Figure 3: Left: Height at which the CME front was first detected against the height at peak acceleration . Right: CME peak acceleration against . Red solid lines are linear regression lines to the data points with parameters , the slope, and , the y-intercept and , the correlation coefficient. Adapted from Bein et al. (2011).

The most important parameter for all of those methods is the propagation direction of a CME. To derive this, a vast amount of techniques was established using different observational data sets from two or more vantage points by different spacecraft. Simple tools, as the tie-point reconstruction or triangulation are applied (e.g., Liu et al. 2009; Maloney et al. 2009; Mierla et al. 2009; Temmer et al. 2009). More sophisticated methods cover the forward fitting of a model CME to white light images (see Thernisien et al. 2006; Thernisien 2011; Wood et al. 2009). By deriving the CME mass from different vantage points, also the 3D propagation direction is obtained (Colaninno & Vourlidas 2009; Bein et al. 2011). Another method applies polarization data and ratio techniques (Moran 2009; de Koning et al. 2009). In general, triangulation methods work better for distances close to the Sun, since line-of-sight effects are more effective as the CME expands. A major drawback for most of these methods is the a priori assumption of the CME geometry that needs to be applied, hence, errors in kinematics and direction may be large. Even polarization measurements show large scatter when influenced by non-polarized plasma material for e.g. the embedded filament (see Mierla et al. 2009).

2.3 Effects of the ambient environment on CME propagation

The kinematical profiles, as derived with the methods described afore, clearly revealed that the environmental conditions in which a CME is embedded plays a major role in the CME propagation behaviour (e.g., Manchester et al. 2004). Close to the Sun, effects of the ambient magnetic field become evident as observational signatures of CME rotation during which most probably an adjustment to the ambient magnetic field structure is taking place (see e.g., Yurchyshyn et al. 2001, 2009; Vourlidas et al. 2011; Panasenco et al. 2013). Influences of magnetic field pressure gradients are also observed as longitudinal/latitudinal deflection, i.e. as non-radial outward motion of the CME when observed close to the Sun (MacQueen et al. 1986; Burkepile et al. 1999; Byrne et al. 2010; Foullon et al. 2011; Bosman et al. 2012; Möstl et al. 2015). Further out in IP space, the CME propagation is strongly dependent on the interaction with the ambient solar wind (see recent studies by e.g., Savani et al. 2010; Temmer et al. 2011; Rollett et al. 2014; Mays et al. 2015) and the solar wind drag effect becomes dominant as CMEs which are faster than the solar wind, are slowed down, and those that are slower get accelerated (e.g., Gopalswamy et al. 2001; Vršnak & Gopalswamy 2002).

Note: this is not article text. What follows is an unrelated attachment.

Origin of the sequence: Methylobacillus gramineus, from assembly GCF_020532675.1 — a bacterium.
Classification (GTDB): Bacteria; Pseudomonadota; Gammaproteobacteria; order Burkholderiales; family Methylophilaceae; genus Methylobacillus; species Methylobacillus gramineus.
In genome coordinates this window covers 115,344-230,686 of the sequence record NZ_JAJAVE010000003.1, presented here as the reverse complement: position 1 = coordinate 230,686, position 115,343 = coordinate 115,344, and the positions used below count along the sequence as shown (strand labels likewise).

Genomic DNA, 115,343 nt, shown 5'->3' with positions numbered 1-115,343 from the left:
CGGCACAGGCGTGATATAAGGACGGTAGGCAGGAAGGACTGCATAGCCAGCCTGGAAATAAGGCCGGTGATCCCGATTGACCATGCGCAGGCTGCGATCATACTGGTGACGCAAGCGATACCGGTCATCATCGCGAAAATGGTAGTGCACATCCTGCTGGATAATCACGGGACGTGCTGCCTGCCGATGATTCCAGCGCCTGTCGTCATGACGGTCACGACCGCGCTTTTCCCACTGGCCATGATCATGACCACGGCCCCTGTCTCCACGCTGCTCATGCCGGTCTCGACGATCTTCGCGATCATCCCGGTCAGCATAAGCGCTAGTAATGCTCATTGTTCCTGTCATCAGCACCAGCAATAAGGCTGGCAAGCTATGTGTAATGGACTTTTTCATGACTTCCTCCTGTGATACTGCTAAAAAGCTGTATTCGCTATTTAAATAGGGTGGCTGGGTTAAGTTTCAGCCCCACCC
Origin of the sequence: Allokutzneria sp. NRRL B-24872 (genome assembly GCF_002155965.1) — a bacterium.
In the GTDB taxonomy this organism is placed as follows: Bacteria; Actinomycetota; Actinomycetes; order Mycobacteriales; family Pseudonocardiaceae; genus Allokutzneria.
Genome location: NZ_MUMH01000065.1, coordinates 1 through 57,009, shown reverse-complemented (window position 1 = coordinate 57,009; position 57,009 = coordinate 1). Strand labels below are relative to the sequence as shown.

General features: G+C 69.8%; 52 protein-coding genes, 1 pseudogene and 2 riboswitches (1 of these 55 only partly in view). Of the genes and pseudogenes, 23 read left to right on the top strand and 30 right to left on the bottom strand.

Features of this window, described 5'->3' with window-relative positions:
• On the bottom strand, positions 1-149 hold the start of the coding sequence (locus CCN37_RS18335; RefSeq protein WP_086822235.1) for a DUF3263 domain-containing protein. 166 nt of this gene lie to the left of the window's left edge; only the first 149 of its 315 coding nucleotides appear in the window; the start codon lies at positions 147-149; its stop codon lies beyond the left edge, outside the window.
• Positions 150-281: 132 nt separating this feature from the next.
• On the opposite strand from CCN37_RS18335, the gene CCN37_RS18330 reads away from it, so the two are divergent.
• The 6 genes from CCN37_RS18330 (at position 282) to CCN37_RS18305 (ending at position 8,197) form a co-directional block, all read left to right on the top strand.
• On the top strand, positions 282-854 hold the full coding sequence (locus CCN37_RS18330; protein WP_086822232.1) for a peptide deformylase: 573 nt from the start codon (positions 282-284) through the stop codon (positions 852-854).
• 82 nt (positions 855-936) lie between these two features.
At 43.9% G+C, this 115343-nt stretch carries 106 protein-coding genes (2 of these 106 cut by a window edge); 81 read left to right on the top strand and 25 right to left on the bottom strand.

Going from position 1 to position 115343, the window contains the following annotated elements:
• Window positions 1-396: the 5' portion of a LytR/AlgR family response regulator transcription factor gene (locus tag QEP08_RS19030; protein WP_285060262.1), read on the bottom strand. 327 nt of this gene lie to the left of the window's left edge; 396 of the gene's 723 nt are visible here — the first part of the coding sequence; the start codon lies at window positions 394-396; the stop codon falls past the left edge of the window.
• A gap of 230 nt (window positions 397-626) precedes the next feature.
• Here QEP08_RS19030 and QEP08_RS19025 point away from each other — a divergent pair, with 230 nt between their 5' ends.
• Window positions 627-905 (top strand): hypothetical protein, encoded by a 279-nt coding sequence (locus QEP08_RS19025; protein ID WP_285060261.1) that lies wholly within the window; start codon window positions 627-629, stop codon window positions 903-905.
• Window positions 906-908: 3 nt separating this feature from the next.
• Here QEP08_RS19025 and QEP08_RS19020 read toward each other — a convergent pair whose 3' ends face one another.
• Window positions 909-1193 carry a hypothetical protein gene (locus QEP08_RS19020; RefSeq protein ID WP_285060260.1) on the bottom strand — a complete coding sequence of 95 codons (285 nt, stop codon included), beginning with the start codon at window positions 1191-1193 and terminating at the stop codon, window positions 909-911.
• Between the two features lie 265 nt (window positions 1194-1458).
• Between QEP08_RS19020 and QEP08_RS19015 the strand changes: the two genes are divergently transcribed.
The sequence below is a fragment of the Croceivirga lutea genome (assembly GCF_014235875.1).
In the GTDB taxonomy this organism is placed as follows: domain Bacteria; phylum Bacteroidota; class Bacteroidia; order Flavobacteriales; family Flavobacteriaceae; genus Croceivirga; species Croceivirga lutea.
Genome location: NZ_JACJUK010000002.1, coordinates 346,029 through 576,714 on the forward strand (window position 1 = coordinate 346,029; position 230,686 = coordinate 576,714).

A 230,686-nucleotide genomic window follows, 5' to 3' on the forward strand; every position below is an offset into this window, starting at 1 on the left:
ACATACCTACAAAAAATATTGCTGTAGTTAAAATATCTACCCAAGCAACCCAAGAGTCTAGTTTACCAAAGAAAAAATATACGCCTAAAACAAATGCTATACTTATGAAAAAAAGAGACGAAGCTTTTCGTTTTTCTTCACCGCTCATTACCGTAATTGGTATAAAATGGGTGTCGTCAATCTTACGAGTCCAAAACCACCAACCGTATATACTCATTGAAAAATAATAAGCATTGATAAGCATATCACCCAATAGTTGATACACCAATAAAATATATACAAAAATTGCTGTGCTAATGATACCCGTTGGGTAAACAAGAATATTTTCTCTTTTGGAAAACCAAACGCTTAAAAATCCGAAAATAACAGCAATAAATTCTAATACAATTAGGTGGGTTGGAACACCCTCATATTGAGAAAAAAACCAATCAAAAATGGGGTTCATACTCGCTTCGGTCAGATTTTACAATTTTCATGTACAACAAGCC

To interpret the kinematical evolution in IP space, the analytical drag based model (DBM) is widely used (Vršnak & Žic 2007; Vršnak et al. 2013, 2014). The drag acceleration is given by Eq. 2 with the radial distance of the CME leading edge and . is the so-called drag parameter depending on the area of the CME cross-section (as can be derived from 3D reconstructions), the ambient density, the CME mass and c the dimensionless drag coefficient (for details see Cargill 2004). Due to the fact that the background solar wind speed and density may reveal strong gradients such as high speed solar wind streams or other CMEs, the advanced version of the DBM provides a distance dependent solar wind speed as well as density, that can be adjusted to interpret strong changes in the CME kinematics (see Žic et al. 2015).


The DBM shows that without knowing the spatial distribution of solar wind parameters, we may not be able to fully understand the CME propagation behaviour and consequently to forecast their arrival times and impact speeds at certain distances in IP space. Taking into account the variations in solar activity, the CME occurrence rate ranges from about 0.3 per day (solar minimum activity phase) to 4–5 per day (solar maximum activity phase) (e.g. St. Cyr et al. 2000). With transit times of the order of one to five days and propagation speeds of about 500–3000 km/s, we may expect especially during times of high solar activity, dominating fluctuations due to successive CME eruptions. This preconditioning is a very important aspect and several well observed events could be studied revealing that conditions in IP space are subject to constant change and as such provide different circumstances for every CME. For example, it was found that CMEs ahead may “clear the way”, making follow-up events super-fast (Liu et al. 2014; Temmer & Nitta 2015). On the other hand, successive CMEs heading towards similar directions, may merge and form complex ejecta of single fronts (e.g., Gopalswamy et al. 2001; Burlaga et al. 2002; Wang & Sheeley 2002; Wu et al. 2007).